Are you coming to Iceland in October? Find out what October looks like in Iceland, what the weather is like and which events are taking place in Iceland in October!
We had a couple of happy travellers visiting Iceland in October 2016, Regina Leow and her husband Eric Ooi who were travelling with their cousin Julia for 7 days. Eric is a professional photographer and got some amazing pictures from this holiday, and they were happy to share their gorgeous pictures and video with us and our readers. All photo credit goes to Ooi Eric Studio.
It was their first time in Iceland and they booked the 7 day Northern Light Self Drive Tour, as they were mostly excited about seeing the Northern Lights. They also told us that they had no particular favourites, "everywhere they went was simply great" and they "absolutely loved all the accommodation" that was booked for them. They sure did get great pictures, as the itinerary of the 7-day self-drive tour takes you to wonderful locations!
- Find out more about self drive tours here
Jökulsárlón glacier lagoon and Diamond Beach in October
As this photo evidently shows, they clearly did manage to see the Northern Lights on their trip. In fact, the reason the 7 day Northern Lights self-drive tour can confidently be called a "Northern Lights tour," is because when you have a whole week driving around in Iceland it's fairly likely you'll spot the Northern Lights at least once.
Northern Lights sightings can never be guaranteed, as they depends on both solar activity and cloud cover. You might be unlucky and experience total cloud cover for days. For that to happen for a whole week rather is rather unlikely (it can happen, though!). So the longer the time you spend in Iceland, the more likely it is that you will see the auroras.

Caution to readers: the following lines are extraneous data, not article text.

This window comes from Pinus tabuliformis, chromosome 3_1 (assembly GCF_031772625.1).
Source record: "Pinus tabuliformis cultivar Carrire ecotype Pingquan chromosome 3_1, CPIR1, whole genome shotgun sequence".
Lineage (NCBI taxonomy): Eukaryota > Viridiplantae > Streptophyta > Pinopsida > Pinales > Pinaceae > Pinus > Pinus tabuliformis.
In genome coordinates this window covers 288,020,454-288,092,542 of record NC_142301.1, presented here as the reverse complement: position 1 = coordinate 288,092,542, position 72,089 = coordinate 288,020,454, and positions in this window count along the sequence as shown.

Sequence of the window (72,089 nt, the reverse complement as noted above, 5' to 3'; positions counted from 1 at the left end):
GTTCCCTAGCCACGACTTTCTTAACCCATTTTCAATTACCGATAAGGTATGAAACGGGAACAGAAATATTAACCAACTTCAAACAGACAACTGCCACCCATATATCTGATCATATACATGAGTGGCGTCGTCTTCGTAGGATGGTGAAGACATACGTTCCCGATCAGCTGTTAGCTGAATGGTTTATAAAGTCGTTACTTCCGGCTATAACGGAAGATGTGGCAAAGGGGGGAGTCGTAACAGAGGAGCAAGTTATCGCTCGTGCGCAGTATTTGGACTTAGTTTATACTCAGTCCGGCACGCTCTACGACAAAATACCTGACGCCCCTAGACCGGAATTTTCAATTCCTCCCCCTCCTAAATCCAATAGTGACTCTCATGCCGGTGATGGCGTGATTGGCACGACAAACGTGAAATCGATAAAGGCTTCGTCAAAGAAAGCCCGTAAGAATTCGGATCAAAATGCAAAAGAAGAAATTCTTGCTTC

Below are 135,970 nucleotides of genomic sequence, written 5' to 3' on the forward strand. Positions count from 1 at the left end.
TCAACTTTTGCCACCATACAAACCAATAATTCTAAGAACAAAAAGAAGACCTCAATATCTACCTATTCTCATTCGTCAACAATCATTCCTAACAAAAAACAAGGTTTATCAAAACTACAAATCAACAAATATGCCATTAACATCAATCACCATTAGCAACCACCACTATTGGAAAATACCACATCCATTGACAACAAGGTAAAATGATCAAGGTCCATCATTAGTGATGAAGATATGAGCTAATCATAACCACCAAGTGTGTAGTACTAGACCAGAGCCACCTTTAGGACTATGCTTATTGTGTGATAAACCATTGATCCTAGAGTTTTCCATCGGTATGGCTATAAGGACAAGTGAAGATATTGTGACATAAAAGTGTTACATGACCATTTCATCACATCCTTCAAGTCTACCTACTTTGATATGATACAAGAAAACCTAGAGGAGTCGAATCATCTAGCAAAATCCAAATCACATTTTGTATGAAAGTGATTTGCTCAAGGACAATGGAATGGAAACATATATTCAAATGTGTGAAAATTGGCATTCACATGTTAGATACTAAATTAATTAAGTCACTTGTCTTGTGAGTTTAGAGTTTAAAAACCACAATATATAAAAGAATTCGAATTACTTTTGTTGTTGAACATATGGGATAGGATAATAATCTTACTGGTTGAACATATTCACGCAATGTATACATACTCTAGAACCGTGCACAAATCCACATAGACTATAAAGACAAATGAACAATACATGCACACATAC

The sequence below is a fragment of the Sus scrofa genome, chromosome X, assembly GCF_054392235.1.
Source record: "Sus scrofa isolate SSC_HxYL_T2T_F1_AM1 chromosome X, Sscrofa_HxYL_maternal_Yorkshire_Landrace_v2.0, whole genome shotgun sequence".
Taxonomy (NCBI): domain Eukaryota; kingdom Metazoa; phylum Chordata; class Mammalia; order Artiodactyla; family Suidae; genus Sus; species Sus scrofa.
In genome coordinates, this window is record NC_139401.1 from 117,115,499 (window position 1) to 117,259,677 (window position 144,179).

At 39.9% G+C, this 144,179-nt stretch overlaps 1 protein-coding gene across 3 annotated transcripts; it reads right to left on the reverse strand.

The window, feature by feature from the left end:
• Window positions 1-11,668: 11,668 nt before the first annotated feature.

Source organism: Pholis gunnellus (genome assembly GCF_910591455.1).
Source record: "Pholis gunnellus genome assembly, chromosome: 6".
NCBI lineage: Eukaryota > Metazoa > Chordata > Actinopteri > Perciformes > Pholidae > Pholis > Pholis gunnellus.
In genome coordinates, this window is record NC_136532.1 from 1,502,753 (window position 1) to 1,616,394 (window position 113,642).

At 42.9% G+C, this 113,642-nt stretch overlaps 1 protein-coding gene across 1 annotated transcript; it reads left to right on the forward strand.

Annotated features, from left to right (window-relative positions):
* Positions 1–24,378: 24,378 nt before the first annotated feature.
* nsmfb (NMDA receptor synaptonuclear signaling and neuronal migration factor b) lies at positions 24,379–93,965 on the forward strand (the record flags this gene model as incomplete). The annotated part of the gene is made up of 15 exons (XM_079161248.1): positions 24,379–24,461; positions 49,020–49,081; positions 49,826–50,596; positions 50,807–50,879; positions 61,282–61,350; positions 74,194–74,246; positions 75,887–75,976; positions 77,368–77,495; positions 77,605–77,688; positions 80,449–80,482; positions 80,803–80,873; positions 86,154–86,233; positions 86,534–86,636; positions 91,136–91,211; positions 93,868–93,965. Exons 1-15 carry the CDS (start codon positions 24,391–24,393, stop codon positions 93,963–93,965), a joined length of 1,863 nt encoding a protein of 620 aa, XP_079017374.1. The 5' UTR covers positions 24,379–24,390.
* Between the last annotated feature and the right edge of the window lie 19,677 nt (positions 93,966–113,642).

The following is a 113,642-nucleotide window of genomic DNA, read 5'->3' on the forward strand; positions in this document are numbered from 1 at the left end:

Even if you don't see the auroras, the glacier lagoon Jökulsárlón won't disappoint you in the daytime. The huge icebergs floating in the lagoon are there all year round and you'll be sure to spot some blue ice when visiting.
October is still too early in the year to visit the ice caves. The tours to the ice caves start running in November when the temperature has dropped a bit.
Right by the glacier lagoon is a black sandy beach that's also full of ice chunks in all sizes. We call this beach the Diamond Beach, although its actual name is Breiðamerkursandur (which is a bit of a mouthful!)
Even though the icebergs on the Diamond Beach are the small ones that have travelled out of the lagoon and out to sea, many of them are larger than full grown humans. Just imagine how massive the ones in the lagoon are!
- See also: Jökulsárlón glacier lagoon - see the crown jewel of Iceland's nature
- Find Jökulsárlón tours here
Driving Iceland's south coast in October
Driving Iceland's south coast is both easy and beautiful. The ring road only has two lanes and the south coast is void of fjords so you just has a long stretch of a road in front of you, mostly on lowland.